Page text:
Aims: The aim of this study was to evaluate the impact of systemic lupus erythematosus (SLE) on the lives of patients in order to inform the development of a conceptual model.
Methods: Twenty-two participants with SLE (defined as meeting four of the 11 ACR criteria) were recruited for this study. Semi-structured, in-person interviews were conducted with each participant, exploring the symptoms experienced and the impact on the patient's life. Thematic analysis of interview transcripts was conducted in ATLAS.ti software to identify areas of impact and explore the interrelationships between concepts to inform the development of a conceptual model.
Results: Almost all participants were female (95%); the sample was diverse in terms of age (mean age of 45.5 years; age range of 20-60 years), ethnicity (59% black/African American) and disease duration. Commonly reported symptoms were pain, fatigue/tiredness and skin problems. Qualitative analysis revealed seven themes relating to the impact of SLE symptoms on patient's Health Related Quality of Life (HRQL): emotions, social, family and leisure activities, daily activities, cognition, appearance, employment activities and independence. The interrelationships between symptoms, impacts and symptom triggers are illustrated in a conceptual model.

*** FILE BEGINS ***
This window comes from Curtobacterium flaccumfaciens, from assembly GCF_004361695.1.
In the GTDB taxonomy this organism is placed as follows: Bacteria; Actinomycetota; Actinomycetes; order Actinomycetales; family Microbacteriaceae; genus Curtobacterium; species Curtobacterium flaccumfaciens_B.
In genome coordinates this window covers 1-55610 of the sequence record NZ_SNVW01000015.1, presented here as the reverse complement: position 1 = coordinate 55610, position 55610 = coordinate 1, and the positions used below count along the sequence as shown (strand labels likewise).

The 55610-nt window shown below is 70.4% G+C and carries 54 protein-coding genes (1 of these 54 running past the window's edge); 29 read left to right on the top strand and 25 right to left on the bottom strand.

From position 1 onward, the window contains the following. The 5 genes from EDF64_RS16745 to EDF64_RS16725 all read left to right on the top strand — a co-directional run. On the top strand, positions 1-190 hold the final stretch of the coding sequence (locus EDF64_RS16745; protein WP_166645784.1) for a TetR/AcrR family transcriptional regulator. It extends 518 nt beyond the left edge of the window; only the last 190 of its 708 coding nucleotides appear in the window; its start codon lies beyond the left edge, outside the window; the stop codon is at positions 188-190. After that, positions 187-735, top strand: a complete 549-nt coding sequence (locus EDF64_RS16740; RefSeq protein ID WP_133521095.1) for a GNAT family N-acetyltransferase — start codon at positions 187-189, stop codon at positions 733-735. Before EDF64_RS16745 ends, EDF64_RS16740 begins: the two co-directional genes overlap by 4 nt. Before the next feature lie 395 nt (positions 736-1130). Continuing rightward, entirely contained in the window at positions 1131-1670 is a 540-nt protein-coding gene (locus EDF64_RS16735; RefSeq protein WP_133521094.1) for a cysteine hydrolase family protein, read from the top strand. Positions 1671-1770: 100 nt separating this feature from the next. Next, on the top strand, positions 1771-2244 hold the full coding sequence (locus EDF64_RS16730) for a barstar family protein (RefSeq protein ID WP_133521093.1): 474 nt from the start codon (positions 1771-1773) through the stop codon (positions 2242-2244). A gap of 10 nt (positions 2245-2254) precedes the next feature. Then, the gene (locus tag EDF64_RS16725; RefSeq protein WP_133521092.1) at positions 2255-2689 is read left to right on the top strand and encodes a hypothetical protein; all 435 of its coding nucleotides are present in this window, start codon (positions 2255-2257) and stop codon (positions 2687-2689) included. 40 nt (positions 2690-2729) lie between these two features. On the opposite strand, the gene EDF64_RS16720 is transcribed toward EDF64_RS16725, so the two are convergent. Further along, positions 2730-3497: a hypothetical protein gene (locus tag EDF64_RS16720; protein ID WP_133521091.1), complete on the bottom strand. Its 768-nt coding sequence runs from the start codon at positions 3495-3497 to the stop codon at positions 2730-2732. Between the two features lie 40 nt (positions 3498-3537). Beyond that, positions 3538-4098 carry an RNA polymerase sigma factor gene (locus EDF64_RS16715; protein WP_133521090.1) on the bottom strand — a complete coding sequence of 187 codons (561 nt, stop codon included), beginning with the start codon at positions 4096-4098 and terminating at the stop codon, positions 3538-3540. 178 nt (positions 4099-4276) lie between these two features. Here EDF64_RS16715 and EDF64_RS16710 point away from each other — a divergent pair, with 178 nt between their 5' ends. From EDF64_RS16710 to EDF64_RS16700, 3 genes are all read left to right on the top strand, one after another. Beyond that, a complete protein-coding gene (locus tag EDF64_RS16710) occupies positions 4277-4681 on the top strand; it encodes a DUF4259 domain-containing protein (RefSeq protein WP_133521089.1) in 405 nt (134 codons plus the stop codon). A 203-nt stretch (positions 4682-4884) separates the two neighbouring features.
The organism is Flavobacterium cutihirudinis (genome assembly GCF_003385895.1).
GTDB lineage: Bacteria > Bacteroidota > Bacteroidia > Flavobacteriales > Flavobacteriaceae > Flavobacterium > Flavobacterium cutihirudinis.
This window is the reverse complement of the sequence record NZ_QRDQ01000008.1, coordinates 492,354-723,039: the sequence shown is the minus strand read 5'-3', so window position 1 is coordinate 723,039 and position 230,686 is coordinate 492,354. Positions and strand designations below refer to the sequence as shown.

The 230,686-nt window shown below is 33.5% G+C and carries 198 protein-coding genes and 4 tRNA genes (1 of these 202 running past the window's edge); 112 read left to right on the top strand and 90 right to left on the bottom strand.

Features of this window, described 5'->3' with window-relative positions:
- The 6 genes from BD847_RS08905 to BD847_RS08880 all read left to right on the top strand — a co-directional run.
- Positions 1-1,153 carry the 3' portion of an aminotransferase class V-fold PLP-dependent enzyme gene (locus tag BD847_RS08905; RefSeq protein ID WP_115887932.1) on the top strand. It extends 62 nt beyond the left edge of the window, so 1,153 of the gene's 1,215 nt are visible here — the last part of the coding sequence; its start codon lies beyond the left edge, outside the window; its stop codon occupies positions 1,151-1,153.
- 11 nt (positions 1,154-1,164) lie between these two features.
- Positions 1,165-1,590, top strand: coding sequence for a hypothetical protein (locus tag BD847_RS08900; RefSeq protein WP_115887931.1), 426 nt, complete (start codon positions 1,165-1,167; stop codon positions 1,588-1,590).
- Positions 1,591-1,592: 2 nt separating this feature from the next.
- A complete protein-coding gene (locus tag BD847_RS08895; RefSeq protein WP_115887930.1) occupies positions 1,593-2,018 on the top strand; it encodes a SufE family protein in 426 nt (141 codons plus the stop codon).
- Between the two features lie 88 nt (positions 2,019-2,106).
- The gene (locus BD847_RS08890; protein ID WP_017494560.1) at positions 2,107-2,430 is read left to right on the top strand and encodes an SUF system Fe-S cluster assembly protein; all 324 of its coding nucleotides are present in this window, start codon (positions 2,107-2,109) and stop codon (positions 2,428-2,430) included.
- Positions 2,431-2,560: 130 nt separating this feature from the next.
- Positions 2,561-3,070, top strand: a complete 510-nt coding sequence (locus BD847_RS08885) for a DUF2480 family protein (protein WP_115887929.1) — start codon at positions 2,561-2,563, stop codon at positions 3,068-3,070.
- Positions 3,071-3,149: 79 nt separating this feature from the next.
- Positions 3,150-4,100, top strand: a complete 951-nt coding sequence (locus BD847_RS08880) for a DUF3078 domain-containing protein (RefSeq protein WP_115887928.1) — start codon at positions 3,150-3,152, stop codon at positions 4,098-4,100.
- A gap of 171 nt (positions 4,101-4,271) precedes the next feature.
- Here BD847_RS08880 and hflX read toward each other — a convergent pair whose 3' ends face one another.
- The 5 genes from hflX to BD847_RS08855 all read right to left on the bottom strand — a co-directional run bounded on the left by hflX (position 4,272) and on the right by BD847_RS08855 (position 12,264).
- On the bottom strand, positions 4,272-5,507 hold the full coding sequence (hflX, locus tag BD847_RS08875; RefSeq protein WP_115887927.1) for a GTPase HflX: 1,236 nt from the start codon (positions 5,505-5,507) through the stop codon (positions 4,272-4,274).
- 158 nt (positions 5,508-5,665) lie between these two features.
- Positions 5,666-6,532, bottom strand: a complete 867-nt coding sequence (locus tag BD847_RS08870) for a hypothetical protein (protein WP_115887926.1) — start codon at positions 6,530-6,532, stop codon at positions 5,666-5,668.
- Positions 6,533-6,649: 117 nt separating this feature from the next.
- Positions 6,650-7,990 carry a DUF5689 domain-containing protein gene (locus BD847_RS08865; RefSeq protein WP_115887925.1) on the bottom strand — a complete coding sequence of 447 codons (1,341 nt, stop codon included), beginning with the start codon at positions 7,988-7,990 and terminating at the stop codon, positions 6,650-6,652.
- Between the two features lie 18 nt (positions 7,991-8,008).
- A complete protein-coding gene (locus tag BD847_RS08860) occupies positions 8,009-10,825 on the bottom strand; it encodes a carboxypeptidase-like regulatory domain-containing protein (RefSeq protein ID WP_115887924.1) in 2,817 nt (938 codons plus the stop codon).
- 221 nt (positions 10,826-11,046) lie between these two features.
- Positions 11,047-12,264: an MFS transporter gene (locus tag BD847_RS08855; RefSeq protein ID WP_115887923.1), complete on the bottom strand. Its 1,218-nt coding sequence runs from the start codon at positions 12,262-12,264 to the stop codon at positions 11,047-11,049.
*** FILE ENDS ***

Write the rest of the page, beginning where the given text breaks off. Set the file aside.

Conclusions: The conceptual model illustrates the wide-reaching impact of SLE symptoms on a patient's HRQL, and the potential broad impact of a treatment that improves SLE symptoms.